Police to take over polling stations in Catalonia to thwart independence ballot
- Author: Joey Payne Sep 27, 2017,
Sep 27, 2017, 0:38
It is cracking down on organizers by threatening them with prosecution.
For this reason some are now sitting up and looking out for the next potential flare-point - Spain's Catalonia region where seperatists are pushing for independence.
"The bigger risk to the Euro is unlikely to come from Germany, but instead could come from Spain where the Catalan region is planning to hold an illegal referendum on independence on 1st October", says Kathleen Brooks, research director at City Index.
But the US President became more ambiguous hinting the Catalans would not stand for their referendum vote to be blocked.
But, political tensions in Spain are building with campaigners intend to hand out more than one million ballot papers in Catalonia, Spain, to support an independence referendum that has already been prohibited by the country's constitutional court.
Meanwhile police visited the office of the mayor of Oliana, Miquel Sala, one of the over 700 mayors under investigation for pledging to cooperate with the referendum.
The Catalan regional government has accused central authorities of imposing an "undeclared state of emergency".
The Spanish Interior Ministry in Madrid said on Tuesday the order to note down the personal details of officials was given to police by the top state prosecutor in Catalonia.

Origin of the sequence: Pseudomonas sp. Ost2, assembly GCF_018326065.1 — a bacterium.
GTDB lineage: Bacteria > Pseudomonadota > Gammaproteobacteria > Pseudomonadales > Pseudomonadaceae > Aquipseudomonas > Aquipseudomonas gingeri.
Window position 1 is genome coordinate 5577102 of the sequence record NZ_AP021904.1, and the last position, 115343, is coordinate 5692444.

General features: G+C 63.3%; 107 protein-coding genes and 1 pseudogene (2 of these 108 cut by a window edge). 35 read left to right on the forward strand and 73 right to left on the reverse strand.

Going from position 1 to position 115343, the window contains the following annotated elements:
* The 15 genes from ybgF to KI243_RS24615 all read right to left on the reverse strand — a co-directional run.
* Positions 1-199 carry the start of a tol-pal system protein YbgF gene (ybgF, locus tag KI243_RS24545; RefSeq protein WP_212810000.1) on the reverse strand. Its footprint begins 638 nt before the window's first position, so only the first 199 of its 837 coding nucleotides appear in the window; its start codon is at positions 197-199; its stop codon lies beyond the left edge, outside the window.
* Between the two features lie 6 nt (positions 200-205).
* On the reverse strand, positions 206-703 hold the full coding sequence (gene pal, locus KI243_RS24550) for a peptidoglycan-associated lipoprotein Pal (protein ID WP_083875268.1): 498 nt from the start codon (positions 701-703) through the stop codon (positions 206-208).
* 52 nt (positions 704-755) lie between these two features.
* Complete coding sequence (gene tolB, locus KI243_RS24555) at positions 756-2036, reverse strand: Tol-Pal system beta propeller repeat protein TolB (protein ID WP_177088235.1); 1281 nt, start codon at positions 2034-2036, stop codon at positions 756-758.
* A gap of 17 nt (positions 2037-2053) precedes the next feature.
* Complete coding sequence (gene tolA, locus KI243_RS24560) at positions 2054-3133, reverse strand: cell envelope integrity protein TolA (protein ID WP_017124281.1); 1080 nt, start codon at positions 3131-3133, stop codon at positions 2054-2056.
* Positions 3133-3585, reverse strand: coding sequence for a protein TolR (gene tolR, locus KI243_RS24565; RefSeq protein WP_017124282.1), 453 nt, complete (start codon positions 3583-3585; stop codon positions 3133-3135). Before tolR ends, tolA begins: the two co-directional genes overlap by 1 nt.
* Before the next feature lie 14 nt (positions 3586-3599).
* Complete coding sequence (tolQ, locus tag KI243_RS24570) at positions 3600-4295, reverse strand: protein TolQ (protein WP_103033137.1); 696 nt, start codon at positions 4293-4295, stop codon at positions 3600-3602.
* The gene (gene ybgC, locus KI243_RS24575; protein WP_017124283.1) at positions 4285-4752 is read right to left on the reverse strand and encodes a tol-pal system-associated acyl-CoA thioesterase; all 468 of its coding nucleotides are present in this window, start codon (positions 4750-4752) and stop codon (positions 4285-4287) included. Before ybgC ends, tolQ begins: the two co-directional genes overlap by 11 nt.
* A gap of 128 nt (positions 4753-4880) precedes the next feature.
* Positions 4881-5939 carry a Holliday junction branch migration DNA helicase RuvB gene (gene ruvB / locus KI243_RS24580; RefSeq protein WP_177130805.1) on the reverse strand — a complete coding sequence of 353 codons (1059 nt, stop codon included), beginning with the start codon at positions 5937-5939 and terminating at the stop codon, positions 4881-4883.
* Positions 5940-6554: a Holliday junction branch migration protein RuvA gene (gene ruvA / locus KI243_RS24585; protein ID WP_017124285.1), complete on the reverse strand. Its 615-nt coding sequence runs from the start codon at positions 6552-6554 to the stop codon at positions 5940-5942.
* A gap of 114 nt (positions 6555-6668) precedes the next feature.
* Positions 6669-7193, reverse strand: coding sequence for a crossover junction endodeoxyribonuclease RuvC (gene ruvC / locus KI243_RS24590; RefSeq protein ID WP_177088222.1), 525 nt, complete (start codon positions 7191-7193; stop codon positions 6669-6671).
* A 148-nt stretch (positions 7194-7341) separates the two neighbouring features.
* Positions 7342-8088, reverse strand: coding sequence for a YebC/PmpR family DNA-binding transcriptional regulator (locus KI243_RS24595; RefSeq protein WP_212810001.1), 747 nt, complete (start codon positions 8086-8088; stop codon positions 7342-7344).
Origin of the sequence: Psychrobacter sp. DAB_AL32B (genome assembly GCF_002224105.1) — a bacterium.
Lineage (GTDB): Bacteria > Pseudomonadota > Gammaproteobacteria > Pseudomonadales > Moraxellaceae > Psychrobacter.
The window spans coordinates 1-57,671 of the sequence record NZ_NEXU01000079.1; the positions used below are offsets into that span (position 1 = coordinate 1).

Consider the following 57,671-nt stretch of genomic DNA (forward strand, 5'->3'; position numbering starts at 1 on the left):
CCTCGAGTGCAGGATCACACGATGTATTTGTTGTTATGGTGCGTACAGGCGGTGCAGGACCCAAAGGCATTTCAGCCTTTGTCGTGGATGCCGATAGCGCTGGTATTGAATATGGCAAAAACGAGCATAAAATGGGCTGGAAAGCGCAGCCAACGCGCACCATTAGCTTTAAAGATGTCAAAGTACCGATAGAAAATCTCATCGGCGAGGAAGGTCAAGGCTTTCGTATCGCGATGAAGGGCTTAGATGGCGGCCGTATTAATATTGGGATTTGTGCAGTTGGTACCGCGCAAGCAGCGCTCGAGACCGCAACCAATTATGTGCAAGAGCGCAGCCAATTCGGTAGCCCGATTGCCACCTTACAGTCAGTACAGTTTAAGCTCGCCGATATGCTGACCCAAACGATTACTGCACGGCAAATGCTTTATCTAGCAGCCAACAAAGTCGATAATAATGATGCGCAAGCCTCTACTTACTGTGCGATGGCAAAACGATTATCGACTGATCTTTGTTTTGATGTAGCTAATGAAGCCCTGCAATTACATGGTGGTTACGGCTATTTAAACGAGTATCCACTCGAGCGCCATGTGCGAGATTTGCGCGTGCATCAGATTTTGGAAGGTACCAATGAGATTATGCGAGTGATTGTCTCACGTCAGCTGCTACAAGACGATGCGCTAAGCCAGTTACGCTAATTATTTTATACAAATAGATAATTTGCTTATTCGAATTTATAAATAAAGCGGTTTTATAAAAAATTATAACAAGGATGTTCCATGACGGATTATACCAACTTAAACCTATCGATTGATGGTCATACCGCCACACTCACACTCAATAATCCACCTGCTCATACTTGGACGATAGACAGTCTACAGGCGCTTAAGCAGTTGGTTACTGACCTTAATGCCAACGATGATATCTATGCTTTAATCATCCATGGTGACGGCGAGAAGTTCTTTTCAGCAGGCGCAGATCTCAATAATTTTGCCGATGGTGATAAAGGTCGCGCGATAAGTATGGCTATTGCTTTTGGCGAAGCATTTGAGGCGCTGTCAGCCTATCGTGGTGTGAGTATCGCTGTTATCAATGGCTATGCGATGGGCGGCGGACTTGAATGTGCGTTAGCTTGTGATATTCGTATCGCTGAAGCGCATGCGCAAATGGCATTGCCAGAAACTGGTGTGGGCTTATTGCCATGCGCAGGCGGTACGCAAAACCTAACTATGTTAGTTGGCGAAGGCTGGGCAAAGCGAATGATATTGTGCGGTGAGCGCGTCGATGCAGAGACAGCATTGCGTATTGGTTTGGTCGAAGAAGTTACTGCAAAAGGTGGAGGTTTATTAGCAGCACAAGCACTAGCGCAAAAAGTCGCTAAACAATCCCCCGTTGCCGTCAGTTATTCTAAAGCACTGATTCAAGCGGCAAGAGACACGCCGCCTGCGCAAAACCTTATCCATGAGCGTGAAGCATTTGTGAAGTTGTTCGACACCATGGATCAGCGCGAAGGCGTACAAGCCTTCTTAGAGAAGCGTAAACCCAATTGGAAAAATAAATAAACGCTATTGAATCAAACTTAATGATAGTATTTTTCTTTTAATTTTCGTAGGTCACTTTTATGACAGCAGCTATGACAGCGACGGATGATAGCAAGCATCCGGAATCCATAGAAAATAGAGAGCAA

Jose Manuel Maza said Carles Puigdemont could be charged with civil disobedience, abuse of office and misuse of public funds for pressing ahead with preparations for the October 1 referendum.
With five days to go until the October 1 vote, the clash between Catalonia's pro-separatist government and Madrid was increasingly being played out in the arena of logistics and worldwide opinion.
Madrid has also threatened fines against bureaucrats working on the ballot, including the region's election commission, which was dissolved last week.
These actions have provoked mass demonstrations and drawn accusations from Catalan leaders that the Madrid government was resorting to the repression of the Franco dictatorship.
Polls show that Catalans are sharply divided over whether they want independence, but a large majority would like a legal referendum to settle the matter.
"We will let the government and the people there work it out, and we will work with whatever government or entity that comes out of it", Nauert said.
By focusing on polling stations, prosecutors appear to have put in place a plan that targets all the logistics needed to stage the referendum, which has been deemed illegal by Madrid.
He said: "The Spanish President would say they are not going to have a vote but I think the people would be opposed to that".